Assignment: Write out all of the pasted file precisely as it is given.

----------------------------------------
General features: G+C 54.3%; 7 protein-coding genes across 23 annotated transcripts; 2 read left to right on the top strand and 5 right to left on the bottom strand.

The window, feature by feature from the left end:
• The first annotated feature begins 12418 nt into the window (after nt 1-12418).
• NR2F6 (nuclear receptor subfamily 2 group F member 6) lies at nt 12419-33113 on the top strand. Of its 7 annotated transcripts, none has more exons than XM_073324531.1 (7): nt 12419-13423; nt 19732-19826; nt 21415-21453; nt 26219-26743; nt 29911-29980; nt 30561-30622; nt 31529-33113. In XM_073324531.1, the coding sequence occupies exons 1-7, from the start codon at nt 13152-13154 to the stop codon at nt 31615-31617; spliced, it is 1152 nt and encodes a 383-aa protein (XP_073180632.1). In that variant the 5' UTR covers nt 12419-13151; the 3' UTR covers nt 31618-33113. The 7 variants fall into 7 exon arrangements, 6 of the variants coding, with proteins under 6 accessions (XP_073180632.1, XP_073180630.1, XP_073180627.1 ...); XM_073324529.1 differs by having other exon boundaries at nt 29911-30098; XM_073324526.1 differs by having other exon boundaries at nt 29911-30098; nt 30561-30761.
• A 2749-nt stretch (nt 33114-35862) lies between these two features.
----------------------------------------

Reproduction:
General features: G+C 54.3%; 7 protein-coding genes across 23 annotated transcripts; 2 read left to right on the top strand and 5 right to left on the bottom strand.

The window, feature by feature from the left end:
• The first annotated feature begins 12418 nt into the window (after nt 1-12418).
• NR2F6 (nuclear receptor subfamily 2 group F member 6) lies at nt 12419-33113 on the top strand. Of its 7 annotated transcripts, none has more exons than XM_073324531.1 (7): nt 12419-13423; nt 19732-19826; nt 21415-21453; nt 26219-26743; nt 29911-29980; nt 30561-30622; nt 31529-33113. In XM_073324531.1, the coding sequence occupies exons 1-7, from the start codon at nt 13152-13154 to the stop codon at nt 31615-31617; spliced, it is 1152 nt and encodes a 383-aa protein (XP_073180632.1). In that variant the 5' UTR covers nt 12419-13151; the 3' UTR covers nt 31618-33113. The 7 variants fall into 7 exon arrangements, 6 of the variants coding, with proteins under 6 accessions (XP_073180632.1, XP_073180630.1, XP_073180627.1 ...); XM_073324529.1 differs by having other exon boundaries at nt 29911-30098; XM_073324526.1 differs by having other exon boundaries at nt 29911-30098; nt 30561-30761.
• A 2749-nt stretch (nt 33114-35862) lies between these two features.